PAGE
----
Cytometry 12:366-372 (1991)

0 1991 Wiley-Liss, Inc.

An Indirect Immunof luorescence Double Staining Procedure for the Simultaneous Flow Cytometric Measurement of Iodo- and Chlorodeoxyuridine Incorporated into DNA P.J.M. Bakker,' J. Stap, C.J. Tukker, C.H. van Oven, C.H.N. Veenhof, and J. Aten Division of Medical Oncology (P.J.M.B., C.H.N.V.),Department of Medicine, and Laboratory for Radiobiology (J.S.,C.J.T., C.H.V.O., J.A.), Academic Medical Center, Amsterdam, the Netherlands Received for publication May 23, 1990; accepted December 18, 1990

In this paper we describe an indirect fluorescence double staining procedure for the simultaneous detection of IdUrd and CldUrd in the same cell nucleus. Two commercially available antibodies were selected for this purpose. A rat antiBrdUrd monoclonal antibody from Seralab was found to bind specifically to CldUrd and BrdUrd. A mouse monoclonal anti-BrdUrd antibody from Becton Dickinson used in a 1:2 dilution binds to all halogenated deoxyuridines but, when the cells were extensively washed with

The study of experimental and human tumors has been facilitated by the recent introduction of immunocytochemical procedures for the detection of halogenated deoxyuridines incorporated into cellular DNA (1,2,4-11,13,15,17,18). These methods are rapid and easy to perform, and data from a single sample can provide several cell kinetic parameters (cf. cell cycle time, duration of S-phase, and the potential doubling time) ( 3 ) . However, not all relevant cell cycle kinetic parameters can be studied by this technique. Recruitment of cells can only be studied when a combination of DNA labels is used that can be detected separately. Detection of a second label in the same cell population requires the development of a n immunocytochemical double staining procedure using a pair of monoclonal antibodies with high specificity for different halogenated deoxyuridines and with low cross-reactivity. Most commercially available antibodies show crossreactivity between the two most frequently used halogenated deoxyuridines: bromo- and iododeoxyuridine (BrdUrd and IdUrd). Monoclonal antibodies with different specificities were reported by Vanderlaan et al. (16): Br-3, which should only recognize BrdUrd, and IU-4, which recognizes both BrdUrd and IdUrd. Shibui et al. (14) recently developed a n immunocytochemical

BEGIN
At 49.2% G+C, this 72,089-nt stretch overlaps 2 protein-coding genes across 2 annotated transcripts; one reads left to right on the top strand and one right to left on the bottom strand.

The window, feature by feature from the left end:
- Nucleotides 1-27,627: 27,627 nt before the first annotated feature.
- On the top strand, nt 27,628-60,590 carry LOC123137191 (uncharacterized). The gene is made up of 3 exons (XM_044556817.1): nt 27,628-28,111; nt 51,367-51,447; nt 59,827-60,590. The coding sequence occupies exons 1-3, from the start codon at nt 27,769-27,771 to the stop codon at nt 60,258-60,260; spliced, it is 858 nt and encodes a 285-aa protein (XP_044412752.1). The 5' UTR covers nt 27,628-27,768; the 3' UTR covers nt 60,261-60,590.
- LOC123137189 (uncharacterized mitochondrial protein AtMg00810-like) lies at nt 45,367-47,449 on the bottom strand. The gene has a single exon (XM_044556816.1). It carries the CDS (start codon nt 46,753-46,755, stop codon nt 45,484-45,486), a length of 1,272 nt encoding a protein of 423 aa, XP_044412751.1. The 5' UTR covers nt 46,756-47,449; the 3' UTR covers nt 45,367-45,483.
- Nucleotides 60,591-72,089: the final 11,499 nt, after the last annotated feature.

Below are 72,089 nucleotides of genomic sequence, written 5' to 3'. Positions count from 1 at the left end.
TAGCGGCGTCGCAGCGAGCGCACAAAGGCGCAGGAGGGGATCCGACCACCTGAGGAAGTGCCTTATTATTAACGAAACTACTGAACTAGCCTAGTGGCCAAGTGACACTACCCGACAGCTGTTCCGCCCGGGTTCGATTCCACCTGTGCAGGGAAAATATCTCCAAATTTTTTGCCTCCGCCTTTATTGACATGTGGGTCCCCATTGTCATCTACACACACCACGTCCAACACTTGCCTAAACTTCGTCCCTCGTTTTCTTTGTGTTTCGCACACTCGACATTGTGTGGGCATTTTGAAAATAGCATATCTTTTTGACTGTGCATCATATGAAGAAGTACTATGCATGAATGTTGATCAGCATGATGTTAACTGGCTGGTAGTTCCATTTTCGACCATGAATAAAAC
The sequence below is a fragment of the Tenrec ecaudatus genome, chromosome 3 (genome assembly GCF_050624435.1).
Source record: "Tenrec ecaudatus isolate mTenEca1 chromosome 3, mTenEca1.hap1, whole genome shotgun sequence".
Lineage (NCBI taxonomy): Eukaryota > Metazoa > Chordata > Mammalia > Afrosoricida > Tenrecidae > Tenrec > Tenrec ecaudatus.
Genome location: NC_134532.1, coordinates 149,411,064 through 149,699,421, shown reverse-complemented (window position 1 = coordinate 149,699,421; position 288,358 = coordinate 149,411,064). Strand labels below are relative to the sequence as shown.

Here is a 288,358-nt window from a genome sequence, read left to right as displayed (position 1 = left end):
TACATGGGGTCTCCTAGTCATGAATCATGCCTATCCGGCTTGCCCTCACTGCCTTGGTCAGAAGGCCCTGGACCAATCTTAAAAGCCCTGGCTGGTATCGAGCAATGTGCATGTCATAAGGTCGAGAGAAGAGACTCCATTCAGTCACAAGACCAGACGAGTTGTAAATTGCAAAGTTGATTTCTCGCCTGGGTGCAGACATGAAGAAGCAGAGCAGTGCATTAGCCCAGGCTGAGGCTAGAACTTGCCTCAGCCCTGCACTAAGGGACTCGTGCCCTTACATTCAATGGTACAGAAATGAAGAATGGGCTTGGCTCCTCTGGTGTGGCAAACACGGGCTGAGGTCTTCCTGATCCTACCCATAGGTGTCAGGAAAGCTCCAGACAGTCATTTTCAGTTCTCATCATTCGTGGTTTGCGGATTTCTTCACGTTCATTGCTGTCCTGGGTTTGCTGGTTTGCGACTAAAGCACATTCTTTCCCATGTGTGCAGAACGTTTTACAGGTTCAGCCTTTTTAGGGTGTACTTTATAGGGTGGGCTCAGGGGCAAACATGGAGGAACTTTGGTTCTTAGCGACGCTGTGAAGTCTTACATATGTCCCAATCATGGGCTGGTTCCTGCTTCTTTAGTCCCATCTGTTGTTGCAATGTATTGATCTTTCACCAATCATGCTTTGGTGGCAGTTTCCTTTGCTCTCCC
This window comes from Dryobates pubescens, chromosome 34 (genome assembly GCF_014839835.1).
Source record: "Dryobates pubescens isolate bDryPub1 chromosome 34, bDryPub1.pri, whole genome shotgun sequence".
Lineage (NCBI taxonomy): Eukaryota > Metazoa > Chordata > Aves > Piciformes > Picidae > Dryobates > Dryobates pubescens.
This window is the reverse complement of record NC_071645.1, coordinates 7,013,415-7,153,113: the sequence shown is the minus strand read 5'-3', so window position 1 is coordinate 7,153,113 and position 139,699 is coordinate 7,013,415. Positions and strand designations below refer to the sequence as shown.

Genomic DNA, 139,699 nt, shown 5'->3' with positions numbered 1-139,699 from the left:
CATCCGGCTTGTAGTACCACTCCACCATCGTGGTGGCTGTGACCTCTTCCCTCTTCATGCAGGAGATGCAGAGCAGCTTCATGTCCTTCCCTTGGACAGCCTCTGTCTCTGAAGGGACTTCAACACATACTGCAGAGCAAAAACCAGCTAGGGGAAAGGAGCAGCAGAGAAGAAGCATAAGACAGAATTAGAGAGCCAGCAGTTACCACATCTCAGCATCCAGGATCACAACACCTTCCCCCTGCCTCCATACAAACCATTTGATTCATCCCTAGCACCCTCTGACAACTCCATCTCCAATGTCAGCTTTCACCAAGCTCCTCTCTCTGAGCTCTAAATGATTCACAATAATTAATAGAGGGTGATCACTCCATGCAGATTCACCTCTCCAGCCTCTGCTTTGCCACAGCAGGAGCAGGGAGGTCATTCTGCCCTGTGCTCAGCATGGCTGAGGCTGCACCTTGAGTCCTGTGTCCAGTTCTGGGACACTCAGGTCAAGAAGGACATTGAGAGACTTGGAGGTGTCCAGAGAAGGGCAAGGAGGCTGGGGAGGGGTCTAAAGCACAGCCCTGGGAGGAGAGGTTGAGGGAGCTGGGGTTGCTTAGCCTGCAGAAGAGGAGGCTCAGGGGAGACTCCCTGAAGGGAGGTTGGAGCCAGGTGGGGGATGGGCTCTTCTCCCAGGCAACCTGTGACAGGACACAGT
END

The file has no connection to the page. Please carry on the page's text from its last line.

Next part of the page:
Tris buffer with a high salt concentration, almost no binding to CldUrd was observed. An immunofluorescence procedure was developed, based on these primary antibodies, raised in different species (rat and mouse), in combination with highly purified second antibodies: FITC conjugated goat antirat and TexasRed conjugated goat antimouse. Key terms: Immunochemistry, double staining procedure, IdUrd, CldUrd, flow cytometry, cell kinetics